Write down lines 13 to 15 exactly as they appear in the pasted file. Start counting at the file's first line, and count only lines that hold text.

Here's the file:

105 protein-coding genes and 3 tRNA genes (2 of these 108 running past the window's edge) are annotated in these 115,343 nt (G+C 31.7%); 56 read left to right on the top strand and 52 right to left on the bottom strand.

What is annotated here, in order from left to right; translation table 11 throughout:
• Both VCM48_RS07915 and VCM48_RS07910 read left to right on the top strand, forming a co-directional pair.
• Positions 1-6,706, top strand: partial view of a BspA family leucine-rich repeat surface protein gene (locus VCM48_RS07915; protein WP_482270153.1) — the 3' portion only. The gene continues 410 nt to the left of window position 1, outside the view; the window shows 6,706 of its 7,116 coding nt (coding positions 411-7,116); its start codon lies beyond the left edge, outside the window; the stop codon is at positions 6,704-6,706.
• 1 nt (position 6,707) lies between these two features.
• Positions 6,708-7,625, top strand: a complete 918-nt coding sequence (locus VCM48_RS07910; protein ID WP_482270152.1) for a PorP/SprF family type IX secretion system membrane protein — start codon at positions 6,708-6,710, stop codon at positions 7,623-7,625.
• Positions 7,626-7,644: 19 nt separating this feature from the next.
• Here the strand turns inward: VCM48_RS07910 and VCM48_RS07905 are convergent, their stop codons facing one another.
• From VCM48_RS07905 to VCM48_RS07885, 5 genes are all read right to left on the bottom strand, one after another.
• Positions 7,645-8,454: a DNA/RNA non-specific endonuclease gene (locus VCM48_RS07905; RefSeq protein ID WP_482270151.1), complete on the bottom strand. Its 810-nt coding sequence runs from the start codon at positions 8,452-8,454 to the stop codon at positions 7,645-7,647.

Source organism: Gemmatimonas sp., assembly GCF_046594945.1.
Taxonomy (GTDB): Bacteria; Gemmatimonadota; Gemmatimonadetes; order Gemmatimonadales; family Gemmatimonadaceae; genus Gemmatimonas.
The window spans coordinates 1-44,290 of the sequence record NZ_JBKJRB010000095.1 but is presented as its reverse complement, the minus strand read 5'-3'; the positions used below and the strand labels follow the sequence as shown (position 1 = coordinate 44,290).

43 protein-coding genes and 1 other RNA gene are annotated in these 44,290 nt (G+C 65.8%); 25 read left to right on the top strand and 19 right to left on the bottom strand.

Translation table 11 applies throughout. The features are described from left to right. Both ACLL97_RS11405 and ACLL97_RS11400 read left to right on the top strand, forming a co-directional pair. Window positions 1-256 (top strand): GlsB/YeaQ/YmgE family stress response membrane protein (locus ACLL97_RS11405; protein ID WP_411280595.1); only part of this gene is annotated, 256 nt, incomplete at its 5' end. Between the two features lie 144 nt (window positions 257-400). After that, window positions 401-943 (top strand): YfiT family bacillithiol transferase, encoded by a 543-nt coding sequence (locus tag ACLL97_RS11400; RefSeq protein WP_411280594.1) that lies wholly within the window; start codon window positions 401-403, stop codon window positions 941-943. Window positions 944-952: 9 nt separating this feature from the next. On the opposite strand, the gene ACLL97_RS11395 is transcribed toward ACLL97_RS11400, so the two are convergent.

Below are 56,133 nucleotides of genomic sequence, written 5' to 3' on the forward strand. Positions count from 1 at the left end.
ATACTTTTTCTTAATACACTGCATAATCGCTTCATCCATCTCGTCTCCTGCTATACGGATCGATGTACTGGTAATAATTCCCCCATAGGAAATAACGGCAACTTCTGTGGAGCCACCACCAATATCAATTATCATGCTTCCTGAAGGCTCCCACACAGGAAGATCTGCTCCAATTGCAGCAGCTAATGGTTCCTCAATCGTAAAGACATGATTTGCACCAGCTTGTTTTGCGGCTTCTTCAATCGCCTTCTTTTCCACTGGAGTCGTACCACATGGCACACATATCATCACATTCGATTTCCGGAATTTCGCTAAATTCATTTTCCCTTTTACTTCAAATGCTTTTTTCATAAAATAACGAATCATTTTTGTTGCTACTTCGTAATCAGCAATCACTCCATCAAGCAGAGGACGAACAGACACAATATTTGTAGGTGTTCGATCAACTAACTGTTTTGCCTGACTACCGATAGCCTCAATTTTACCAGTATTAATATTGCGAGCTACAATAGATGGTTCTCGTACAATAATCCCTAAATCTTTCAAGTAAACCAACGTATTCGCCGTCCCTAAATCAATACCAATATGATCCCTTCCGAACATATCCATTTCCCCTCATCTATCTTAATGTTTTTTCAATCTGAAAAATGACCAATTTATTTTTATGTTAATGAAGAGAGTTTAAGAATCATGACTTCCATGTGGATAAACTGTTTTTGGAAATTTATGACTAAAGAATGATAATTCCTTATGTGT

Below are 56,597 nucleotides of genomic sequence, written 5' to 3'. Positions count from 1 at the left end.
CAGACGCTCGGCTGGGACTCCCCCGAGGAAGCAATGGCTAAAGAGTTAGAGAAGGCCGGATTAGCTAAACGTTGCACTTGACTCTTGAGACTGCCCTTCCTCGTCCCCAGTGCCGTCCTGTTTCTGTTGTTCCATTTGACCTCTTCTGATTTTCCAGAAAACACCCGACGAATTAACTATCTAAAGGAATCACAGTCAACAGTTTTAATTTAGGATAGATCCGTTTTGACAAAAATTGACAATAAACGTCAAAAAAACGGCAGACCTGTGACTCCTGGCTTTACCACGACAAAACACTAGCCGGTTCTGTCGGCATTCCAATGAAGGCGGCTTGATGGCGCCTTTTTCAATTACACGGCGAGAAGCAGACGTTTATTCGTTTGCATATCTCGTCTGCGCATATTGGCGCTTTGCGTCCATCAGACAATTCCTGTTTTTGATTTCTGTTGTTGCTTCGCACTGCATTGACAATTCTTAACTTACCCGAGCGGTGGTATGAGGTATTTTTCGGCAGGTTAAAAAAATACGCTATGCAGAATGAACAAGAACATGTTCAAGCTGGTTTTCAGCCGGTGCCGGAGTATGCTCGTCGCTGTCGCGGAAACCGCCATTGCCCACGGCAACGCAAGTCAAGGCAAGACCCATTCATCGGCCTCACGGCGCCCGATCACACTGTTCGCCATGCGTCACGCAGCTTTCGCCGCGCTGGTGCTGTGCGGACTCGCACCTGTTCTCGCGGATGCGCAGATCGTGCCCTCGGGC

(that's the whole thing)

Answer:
The window spans coordinates 1-44,290 of the sequence record NZ_JBKJRB010000095.1 but is presented as its reverse complement, the minus strand read 5'-3'; the positions used below and the strand labels follow the sequence as shown (position 1 = coordinate 44,290).

43 protein-coding genes and 1 other RNA gene are annotated in these 44,290 nt (G+C 65.8%); 25 read left to right on the top strand and 19 right to left on the bottom strand.

Translation table 11 applies throughout. The features are described from left to right. Both ACLL97_RS11405 and ACLL97_RS11400 read left to right on the top strand, forming a co-directional pair. Window positions 1-256 (top strand): GlsB/YeaQ/YmgE family stress response membrane protein (locus ACLL97_RS11405; protein ID WP_411280595.1); only part of this gene is annotated, 256 nt, incomplete at its 5' end. Between the two features lie 144 nt (window positions 257-400). After that, window positions 401-943 (top strand): YfiT family bacillithiol transferase, encoded by a 543-nt coding sequence (locus tag ACLL97_RS11400; RefSeq protein WP_411280594.1) that lies wholly within the window; start codon window positions 401-403, stop codon window positions 941-943. Window positions 944-952: 9 nt separating this feature from the next. On the opposite strand, the gene ACLL97_RS11395 is transcribed toward ACLL97_RS11400, so the two are convergent.